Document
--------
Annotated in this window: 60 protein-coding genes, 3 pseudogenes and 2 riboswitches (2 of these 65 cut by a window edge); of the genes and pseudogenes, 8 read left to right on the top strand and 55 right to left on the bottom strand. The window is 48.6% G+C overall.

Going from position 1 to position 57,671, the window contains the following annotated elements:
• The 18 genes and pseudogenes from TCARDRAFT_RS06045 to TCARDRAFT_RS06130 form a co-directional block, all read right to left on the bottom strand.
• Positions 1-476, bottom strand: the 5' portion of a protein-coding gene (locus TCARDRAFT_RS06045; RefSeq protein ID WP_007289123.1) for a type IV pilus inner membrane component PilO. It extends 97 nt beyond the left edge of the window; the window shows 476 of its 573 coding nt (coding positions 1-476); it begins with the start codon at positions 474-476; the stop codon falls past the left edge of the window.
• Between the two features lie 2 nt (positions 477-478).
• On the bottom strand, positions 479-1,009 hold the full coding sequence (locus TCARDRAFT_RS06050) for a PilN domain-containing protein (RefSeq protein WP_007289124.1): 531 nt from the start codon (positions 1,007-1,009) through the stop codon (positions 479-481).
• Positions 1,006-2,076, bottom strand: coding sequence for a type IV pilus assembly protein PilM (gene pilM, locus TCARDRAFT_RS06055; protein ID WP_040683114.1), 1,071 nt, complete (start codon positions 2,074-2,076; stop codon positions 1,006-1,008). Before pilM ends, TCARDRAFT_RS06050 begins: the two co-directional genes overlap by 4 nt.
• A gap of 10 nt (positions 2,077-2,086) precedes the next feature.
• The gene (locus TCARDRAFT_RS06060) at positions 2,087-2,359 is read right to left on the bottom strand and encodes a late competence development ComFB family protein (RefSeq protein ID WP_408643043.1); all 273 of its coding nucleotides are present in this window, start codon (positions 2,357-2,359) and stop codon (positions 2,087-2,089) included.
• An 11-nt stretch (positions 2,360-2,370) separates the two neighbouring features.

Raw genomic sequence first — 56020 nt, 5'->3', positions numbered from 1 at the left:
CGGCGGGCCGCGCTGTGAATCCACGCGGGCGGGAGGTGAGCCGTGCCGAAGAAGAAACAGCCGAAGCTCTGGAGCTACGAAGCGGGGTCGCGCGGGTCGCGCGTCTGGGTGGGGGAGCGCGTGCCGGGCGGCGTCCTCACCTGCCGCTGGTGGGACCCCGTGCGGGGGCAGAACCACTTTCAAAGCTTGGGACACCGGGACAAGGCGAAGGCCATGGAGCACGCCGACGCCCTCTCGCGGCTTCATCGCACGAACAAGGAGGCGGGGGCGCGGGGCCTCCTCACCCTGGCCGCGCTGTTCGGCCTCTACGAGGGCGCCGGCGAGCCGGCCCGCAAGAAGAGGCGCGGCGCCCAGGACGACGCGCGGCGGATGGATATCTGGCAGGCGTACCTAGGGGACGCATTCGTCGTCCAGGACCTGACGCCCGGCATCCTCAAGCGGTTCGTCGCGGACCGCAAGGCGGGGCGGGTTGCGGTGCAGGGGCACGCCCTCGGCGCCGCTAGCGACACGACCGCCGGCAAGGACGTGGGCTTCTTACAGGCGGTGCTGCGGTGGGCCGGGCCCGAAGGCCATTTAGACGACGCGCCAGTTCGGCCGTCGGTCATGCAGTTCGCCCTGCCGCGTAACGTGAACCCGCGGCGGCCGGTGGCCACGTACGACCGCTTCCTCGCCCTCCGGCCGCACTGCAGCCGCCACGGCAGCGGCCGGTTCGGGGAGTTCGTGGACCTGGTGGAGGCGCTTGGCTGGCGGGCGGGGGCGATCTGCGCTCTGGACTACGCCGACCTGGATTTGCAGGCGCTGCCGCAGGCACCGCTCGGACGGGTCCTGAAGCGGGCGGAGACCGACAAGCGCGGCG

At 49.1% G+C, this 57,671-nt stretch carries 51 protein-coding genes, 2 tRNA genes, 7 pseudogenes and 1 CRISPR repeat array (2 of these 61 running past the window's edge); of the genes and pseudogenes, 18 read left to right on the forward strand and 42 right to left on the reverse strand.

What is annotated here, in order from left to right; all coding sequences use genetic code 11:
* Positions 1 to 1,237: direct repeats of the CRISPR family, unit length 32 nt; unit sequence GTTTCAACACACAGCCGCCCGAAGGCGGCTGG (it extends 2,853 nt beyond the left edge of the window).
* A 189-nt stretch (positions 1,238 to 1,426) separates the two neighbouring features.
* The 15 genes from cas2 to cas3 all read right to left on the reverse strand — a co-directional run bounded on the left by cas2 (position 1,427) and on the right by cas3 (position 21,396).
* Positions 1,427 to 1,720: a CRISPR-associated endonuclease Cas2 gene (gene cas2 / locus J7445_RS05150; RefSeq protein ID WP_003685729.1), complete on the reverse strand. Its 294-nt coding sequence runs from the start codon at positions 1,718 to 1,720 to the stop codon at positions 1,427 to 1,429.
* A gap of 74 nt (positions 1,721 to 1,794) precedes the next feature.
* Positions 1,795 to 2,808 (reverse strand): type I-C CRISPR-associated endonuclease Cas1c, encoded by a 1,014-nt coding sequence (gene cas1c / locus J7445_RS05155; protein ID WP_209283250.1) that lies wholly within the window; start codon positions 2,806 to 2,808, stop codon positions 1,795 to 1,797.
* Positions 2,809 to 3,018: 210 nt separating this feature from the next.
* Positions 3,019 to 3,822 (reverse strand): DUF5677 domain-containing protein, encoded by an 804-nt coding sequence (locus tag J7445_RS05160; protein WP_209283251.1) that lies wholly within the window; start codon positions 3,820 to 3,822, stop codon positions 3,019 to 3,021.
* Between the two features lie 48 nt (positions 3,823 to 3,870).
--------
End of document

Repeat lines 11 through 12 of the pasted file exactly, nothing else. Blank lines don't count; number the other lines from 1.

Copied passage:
Raw genomic sequence first — 56020 nt, 5'->3', positions numbered from 1 at the left:
CGGCGGGCCGCGCTGTGAATCCACGCGGGCGGGAGGTGAGCCGTGCCGAAGAAGAAACAGCCGAAGCTCTGGAGCTACGAAGCGGGGTCGCGCGGGTCGCGCGTCTGGGTGGGGGAGCGCGTGCCGGGCGGCGTCCTCACCTGCCGCTGGTGGGACCCCGTGCGGGGGCAGAACCACTTTCAAAGCTTGGGACACCGGGACAAGGCGAAGGCCATGGAGCACGCCGACGCCCTCTCGCGGCTTCATCGCACGAACAAGGAGGCGGGGGCGCGGGGCCTCCTCACCCTGGCCGCGCTGTTCGGCCTCTACGAGGGCGCCGGCGAGCCGGCCCGCAAGAAGAGGCGCGGCGCCCAGGACGACGCGCGGCGGATGGATATCTGGCAGGCGTACCTAGGGGACGCATTCGTCGTCCAGGACCTGACGCCCGGCATCCTCAAGCGGTTCGTCGCGGACCGCAAGGCGGGGCGGGTTGCGGTGCAGGGGCACGCCCTCGGCGCCGCTAGCGACACGACCGCCGGCAAGGACGTGGGCTTCTTACAGGCGGTGCTGCGGTGGGCCGGGCCCGAAGGCCATTTAGACGACGCGCCAGTTCGGCCGTCGGTCATGCAGTTCGCCCTGCCGCGTAACGTGAACCCGCGGCGGCCGGTGGCCACGTACGACCGCTTCCTCGCCCTCCGGCCGCACTGCAGCCGCCACGGCAGCGGCCGGTTCGGGGAGTTCGTGGACCTGGTGGAGGCGCTTGGCTGGCGGGCGGGGGCGATCTGCGCTCTGGACTACGCCGACCTGGATTTGCAGGCGCTGCCGCAGGCACCGCTCGGACGGGTCCTGAAGCGGGCGGAGACCGACAAGCGCGGCG